Sunday, March 26, 2017

Sick People: Unite!

You've heard the ironic quip, "I lose money on every sale, but I make it up on volume."

That inanity came to mind when I heard Tom DeLay opine on how to skin the "preexisting condition" cat:

"I would take Rand Paul's idea that I heard last night: Come to the Senate floor next week, and pass a bill that allows people with pre-existing conditions to join pools, associations, co-ops, to buy insurance, and show that you're going to remove the government and the regulatory structure away from it, so that the insurance companies can sell to people the kinds of policies they want."

Because if you can just let all those sick people organize, to band together as a big pool of sick people, then, by golly, the insurance calculus will change, and those sick people will magically be able to buy "the kinds of policies they want."

No, really. Imagine the market power all those sick people would have if we'd just allow them to join forces without any government meddling. What insurance company wouldn't want to insure sick people if only there were enough of them?

As for "the kinds of policies they want," you might presume that means polices that cover their health conditions.

Except that is not what DeLay means. DeLay means not policies that cover their conditions, but policies they can afford. And because we are talking about people who are sick, these are mutually exclusive outcomes when the sick are segregated and delivered to the tender mercies of insurance companies.

Come to think of it, when DeLay says "insurance companies can sell to people the kinds of policies they want," the "they" perhaps refers to the companies, not the customers. Which is why you need to get government and its infernal regulating out of the way.

This is, truly, how many on the political right think, and they're not embarrassed to say it on national radio.

Reminds me, too, of how in the years leading up to the financial meltdown, reams of low quality subprime mortgages were bundled into tranched securities. The lower tranches of those securities, consisting entirely of crappy loans top to bottom, were then themselves rebundled and retranched, sometimes through multiple iterations, sometimes forking off into CDOs or other exotic instruments, until what came out the other end were triple-A-rated investment grade securities. All it took to get to the desired result was a sufficient number of iterations through the sausage mill. It probably all made perfect sense to Tom DeLay.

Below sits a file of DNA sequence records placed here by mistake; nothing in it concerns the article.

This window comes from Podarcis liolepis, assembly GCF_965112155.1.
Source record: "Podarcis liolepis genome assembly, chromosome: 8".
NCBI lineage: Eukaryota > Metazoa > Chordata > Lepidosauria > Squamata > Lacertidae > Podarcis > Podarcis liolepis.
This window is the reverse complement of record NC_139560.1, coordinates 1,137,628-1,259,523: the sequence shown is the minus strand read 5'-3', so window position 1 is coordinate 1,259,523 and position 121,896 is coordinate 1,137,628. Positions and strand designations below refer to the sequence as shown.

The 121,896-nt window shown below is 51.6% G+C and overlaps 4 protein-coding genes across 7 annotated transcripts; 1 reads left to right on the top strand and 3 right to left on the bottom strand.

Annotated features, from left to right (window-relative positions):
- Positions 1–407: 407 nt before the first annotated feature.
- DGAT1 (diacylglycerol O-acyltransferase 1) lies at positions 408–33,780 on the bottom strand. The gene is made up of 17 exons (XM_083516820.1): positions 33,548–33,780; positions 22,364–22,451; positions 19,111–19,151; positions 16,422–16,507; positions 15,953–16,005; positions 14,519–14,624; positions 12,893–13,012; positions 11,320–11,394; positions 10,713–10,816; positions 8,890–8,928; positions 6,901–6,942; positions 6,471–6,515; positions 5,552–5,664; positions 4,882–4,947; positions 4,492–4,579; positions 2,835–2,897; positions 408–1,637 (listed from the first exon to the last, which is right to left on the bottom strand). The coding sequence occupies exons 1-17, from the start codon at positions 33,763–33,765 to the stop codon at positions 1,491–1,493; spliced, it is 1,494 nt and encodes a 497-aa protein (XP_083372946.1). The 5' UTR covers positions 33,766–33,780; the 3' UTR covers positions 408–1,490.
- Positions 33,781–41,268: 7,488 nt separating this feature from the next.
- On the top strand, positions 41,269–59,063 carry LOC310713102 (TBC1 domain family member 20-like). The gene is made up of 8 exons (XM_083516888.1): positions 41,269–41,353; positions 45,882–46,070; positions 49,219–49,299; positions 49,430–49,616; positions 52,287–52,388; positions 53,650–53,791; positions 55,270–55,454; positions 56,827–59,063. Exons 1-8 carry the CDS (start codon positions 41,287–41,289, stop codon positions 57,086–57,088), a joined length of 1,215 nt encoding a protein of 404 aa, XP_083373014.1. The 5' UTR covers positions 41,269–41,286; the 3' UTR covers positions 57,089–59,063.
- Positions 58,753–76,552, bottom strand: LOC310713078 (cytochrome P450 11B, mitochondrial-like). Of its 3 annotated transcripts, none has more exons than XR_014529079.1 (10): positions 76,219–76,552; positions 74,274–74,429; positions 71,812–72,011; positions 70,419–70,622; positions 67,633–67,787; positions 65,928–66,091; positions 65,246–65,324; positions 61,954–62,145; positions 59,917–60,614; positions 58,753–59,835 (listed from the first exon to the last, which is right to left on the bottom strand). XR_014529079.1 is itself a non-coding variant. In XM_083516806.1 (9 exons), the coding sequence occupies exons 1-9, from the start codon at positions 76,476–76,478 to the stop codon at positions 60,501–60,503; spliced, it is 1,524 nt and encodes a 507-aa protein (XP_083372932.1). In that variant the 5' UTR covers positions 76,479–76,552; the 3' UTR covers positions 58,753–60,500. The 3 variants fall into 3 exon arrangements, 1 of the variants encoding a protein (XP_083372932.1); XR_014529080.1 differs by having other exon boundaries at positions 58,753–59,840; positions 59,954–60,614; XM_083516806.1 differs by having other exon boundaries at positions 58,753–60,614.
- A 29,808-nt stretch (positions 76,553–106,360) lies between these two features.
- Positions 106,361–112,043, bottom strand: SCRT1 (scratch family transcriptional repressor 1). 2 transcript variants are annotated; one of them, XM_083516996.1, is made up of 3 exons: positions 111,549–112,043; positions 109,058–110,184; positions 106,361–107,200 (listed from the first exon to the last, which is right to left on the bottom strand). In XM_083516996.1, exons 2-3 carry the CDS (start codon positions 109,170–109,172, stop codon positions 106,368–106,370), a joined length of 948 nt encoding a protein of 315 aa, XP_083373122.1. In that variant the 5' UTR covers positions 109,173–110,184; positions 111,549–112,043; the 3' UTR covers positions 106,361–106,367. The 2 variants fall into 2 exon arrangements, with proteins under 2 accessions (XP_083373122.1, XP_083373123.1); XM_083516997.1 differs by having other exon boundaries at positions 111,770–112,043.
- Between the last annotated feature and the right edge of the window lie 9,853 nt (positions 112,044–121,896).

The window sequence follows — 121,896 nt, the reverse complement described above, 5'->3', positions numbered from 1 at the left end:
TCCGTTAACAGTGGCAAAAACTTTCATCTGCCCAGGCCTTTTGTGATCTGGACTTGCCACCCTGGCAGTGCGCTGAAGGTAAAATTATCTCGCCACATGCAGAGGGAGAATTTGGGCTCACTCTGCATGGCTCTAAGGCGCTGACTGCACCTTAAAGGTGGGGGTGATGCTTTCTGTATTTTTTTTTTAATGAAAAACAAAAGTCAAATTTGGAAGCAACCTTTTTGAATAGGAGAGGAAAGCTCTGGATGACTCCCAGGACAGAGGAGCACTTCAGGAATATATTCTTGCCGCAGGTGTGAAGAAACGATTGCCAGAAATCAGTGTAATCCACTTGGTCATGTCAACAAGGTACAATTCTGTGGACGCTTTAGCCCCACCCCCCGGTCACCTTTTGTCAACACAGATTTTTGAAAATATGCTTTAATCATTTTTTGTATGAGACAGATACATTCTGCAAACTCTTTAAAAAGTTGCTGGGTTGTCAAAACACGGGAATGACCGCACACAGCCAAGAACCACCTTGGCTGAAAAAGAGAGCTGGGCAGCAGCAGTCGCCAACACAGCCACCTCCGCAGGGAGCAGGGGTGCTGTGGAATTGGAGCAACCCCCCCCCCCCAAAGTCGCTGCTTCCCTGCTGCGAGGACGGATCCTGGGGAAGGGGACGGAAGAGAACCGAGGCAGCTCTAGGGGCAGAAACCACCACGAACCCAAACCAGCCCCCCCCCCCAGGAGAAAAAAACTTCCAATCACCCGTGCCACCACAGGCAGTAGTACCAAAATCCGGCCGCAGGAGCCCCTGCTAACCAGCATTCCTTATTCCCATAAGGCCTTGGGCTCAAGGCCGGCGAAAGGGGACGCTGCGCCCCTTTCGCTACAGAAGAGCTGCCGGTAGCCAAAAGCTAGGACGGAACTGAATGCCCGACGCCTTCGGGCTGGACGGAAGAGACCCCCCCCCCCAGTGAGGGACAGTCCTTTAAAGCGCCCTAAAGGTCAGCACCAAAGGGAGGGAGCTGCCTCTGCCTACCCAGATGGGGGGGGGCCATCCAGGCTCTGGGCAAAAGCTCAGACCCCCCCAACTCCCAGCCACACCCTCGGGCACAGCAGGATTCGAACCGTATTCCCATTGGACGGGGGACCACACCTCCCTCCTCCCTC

Can't we do something like this with health insurance? No.Whether with mortgages or with insurance, there is no alchemy that turns lead into gold. You can't do it with obfuscation, either.

Health insurance works by spreading the risk widely, among the sick and the healthy, and having everybody share in the cost of paying for benefits, preferably over a lifetime. The healthy pay for the sick. It's as simple as that. They do so willingly, on the assumption that they too will some day be sick. Everybody gets his turn. It's a good bet.

The larger the insured pool, the more uniform the cost sharing, and the greater the overall stability of the system. Except that if the pool consists only of sick people, the "distributed" costs will be uniformly high, and thus not affordable. This goes against the very reason for having insurance. It's like having an auto insurance group consisting only of policyholders who will total their vehicles this year. What good is that?

Risk pools made up exclusively of sick people don't make sense, except to insurance companies, which profit by collecting premiums but not paying benefits.

Or to governments, which want to pretend they are subsidizing premiums paid by members of "high risk pools," but with a way of limiting that subsidy to something less than necessary. High risk pools are a way of doing things on the cheap, and you get what you pay for.

High risk pools, whether government run or not, don't magically reduce risk or lower costthey just move it around. There is no alchemic benefit to such slicing and dicing. Because eventually everybody will be sick, segregating the sick into separate groupings guarantees that each of us will one day be unhealthy outcasts.

It ought to be clear that what's good for insurance companies isn't good for society, but you can be sure that a lot of ostensibly smart people don't get it.

Copyright (C) 2017 James Michael Brennan, All Rights Reserved

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